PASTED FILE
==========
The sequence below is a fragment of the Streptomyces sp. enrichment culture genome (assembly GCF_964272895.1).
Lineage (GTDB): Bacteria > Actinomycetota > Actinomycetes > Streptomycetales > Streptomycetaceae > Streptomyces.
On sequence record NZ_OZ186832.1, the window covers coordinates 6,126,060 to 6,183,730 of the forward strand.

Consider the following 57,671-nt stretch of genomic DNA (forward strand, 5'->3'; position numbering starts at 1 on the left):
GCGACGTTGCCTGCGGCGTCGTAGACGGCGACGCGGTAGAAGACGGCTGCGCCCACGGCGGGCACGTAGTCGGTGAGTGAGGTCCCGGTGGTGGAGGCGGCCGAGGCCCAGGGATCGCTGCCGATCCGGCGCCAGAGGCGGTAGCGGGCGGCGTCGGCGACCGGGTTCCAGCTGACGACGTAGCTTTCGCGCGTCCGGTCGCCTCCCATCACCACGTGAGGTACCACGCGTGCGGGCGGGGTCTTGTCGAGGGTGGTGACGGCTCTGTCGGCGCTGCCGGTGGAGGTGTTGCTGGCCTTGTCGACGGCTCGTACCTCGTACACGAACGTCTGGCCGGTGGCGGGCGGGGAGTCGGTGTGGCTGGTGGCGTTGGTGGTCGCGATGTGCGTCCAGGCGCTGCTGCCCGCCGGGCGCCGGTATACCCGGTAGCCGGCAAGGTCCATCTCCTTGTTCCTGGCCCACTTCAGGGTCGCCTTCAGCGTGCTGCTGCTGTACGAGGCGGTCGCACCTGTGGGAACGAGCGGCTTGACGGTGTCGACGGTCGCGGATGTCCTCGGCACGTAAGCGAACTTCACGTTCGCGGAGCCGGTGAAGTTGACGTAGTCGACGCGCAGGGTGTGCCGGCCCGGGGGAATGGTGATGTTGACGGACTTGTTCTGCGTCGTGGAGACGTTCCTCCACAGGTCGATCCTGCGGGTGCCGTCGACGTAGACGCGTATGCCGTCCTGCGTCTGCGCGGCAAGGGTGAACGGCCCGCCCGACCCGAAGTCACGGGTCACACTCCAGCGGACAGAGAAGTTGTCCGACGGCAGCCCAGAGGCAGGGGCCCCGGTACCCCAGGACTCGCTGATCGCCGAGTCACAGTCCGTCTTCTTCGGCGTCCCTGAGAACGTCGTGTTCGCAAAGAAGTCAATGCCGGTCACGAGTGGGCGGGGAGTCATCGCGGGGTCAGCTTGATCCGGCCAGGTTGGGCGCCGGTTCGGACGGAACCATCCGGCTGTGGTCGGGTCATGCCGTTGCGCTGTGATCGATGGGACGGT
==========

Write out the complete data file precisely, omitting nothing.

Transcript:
The sequence below is a fragment of the Streptomyces sp. enrichment culture genome (assembly GCF_964272895.1).
Lineage (GTDB): Bacteria > Actinomycetota > Actinomycetes > Streptomycetales > Streptomycetaceae > Streptomyces.
On sequence record NZ_OZ186832.1, the window covers coordinates 6,126,060 to 6,183,730 of the forward strand.

Consider the following 57,671-nt stretch of genomic DNA (forward strand, 5'->3'; position numbering starts at 1 on the left):
GCGACGTTGCCTGCGGCGTCGTAGACGGCGACGCGGTAGAAGACGGCTGCGCCCACGGCGGGCACGTAGTCGGTGAGTGAGGTCCCGGTGGTGGAGGCGGCCGAGGCCCAGGGATCGCTGCCGATCCGGCGCCAGAGGCGGTAGCGGGCGGCGTCGGCGACCGGGTTCCAGCTGACGACGTAGCTTTCGCGCGTCCGGTCGCCTCCCATCACCACGTGAGGTACCACGCGTGCGGGCGGGGTCTTGTCGAGGGTGGTGACGGCTCTGTCGGCGCTGCCGGTGGAGGTGTTGCTGGCCTTGTCGACGGCTCGTACCTCGTACACGAACGTCTGGCCGGTGGCGGGCGGGGAGTCGGTGTGGCTGGTGGCGTTGGTGGTCGCGATGTGCGTCCAGGCGCTGCTGCCCGCCGGGCGCCGGTATACCCGGTAGCCGGCAAGGTCCATCTCCTTGTTCCTGGCCCACTTCAGGGTCGCCTTCAGCGTGCTGCTGCTGTACGAGGCGGTCGCACCTGTGGGAACGAGCGGCTTGACGGTGTCGACGGTCGCGGATGTCCTCGGCACGTAAGCGAACTTCACGTTCGCGGAGCCGGTGAAGTTGACGTAGTCGACGCGCAGGGTGTGCCGGCCCGGGGGAATGGTGATGTTGACGGACTTGTTCTGCGTCGTGGAGACGTTCCTCCACAGGTCGATCCTGCGGGTGCCGTCGACGTAGACGCGTATGCCGTCCTGCGTCTGCGCGGCAAGGGTGAACGGCCCGCCCGACCCGAAGTCACGGGTCACACTCCAGCGGACAGAGAAGTTGTCCGACGGCAGCCCAGAGGCAGGGGCCCCGGTACCCCAGGACTCGCTGATCGCCGAGTCACAGTCCGTCTTCTTCGGCGTCCCTGAGAACGTCGTGTTCGCAAAGAAGTCAATGCCGGTCACGAGTGGGCGGGGAGTCATCGCGGGGTCAGCTTGATCCGGCCAGGTTGGGCGCCGGTTCGGACGGAACCATCCGGCTGTGGTCGGGTCATGCCGTTGCGCTGTGATCGATGGGACGGT